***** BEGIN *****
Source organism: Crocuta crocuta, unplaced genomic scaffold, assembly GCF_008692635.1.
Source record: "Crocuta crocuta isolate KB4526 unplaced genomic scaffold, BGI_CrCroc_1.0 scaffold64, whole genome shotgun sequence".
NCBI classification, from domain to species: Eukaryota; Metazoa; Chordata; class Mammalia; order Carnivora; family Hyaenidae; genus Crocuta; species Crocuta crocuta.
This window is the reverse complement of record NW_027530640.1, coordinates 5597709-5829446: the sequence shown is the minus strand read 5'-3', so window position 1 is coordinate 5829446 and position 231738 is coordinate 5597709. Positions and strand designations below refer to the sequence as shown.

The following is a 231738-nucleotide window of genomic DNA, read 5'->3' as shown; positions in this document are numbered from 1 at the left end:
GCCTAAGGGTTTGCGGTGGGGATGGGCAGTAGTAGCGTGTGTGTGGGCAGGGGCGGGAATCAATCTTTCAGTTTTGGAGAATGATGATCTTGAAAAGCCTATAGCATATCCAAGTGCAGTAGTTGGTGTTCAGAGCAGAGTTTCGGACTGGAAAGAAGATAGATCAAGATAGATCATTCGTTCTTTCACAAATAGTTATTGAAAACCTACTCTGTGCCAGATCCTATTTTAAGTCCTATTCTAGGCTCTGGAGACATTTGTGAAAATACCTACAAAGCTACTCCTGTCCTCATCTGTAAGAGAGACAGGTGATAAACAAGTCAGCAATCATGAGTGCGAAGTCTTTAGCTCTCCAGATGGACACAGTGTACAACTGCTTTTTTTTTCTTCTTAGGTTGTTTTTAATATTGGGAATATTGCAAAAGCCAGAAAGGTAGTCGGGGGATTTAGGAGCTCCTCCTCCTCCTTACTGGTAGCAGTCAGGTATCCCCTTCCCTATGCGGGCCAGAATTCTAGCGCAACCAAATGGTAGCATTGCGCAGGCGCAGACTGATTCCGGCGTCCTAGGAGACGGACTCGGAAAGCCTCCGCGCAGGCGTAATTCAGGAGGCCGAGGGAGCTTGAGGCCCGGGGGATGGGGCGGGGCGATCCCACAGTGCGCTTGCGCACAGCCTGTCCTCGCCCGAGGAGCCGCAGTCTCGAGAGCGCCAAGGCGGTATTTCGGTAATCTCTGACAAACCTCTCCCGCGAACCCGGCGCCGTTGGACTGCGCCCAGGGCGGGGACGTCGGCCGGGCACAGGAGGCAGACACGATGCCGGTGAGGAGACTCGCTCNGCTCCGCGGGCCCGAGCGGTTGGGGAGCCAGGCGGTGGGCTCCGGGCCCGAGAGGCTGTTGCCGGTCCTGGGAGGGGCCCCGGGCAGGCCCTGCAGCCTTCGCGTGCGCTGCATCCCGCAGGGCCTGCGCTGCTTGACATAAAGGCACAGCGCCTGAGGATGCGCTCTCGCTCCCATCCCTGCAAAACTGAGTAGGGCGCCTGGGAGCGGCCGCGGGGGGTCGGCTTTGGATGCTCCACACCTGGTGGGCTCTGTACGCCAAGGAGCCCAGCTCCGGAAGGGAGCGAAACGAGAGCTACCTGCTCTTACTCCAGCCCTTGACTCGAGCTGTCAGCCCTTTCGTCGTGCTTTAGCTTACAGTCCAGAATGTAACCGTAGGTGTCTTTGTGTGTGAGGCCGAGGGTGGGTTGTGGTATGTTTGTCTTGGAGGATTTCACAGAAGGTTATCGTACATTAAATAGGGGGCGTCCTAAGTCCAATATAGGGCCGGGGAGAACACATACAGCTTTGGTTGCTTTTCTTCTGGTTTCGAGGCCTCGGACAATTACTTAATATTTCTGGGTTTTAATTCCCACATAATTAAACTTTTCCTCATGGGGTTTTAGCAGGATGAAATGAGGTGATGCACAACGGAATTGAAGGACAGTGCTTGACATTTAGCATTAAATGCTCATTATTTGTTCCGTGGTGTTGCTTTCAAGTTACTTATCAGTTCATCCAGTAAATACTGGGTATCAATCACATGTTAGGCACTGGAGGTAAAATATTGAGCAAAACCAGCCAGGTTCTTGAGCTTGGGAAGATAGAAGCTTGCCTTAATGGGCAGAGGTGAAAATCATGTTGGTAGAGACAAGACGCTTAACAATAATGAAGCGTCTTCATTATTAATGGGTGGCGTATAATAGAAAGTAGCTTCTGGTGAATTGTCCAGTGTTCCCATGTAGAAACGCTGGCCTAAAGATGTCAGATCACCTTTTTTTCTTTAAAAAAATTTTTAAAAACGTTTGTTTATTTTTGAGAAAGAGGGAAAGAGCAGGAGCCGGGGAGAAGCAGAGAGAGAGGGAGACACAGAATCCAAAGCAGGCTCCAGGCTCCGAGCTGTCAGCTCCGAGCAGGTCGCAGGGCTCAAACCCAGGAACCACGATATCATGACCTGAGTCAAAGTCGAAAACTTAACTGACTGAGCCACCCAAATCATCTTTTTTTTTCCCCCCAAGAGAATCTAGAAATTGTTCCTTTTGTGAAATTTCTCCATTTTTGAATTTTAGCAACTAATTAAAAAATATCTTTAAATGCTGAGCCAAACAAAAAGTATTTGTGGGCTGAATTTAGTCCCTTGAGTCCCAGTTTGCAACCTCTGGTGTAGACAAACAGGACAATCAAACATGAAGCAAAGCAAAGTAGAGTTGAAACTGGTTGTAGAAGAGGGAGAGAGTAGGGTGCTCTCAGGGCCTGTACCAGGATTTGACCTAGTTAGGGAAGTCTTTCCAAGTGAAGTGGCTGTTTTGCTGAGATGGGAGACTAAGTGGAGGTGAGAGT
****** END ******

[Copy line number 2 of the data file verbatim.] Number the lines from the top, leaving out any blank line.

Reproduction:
Source record: "Crocuta crocuta isolate KB4526 unplaced genomic scaffold, BGI_CrCroc_1.0 scaffold64, whole genome shotgun sequence".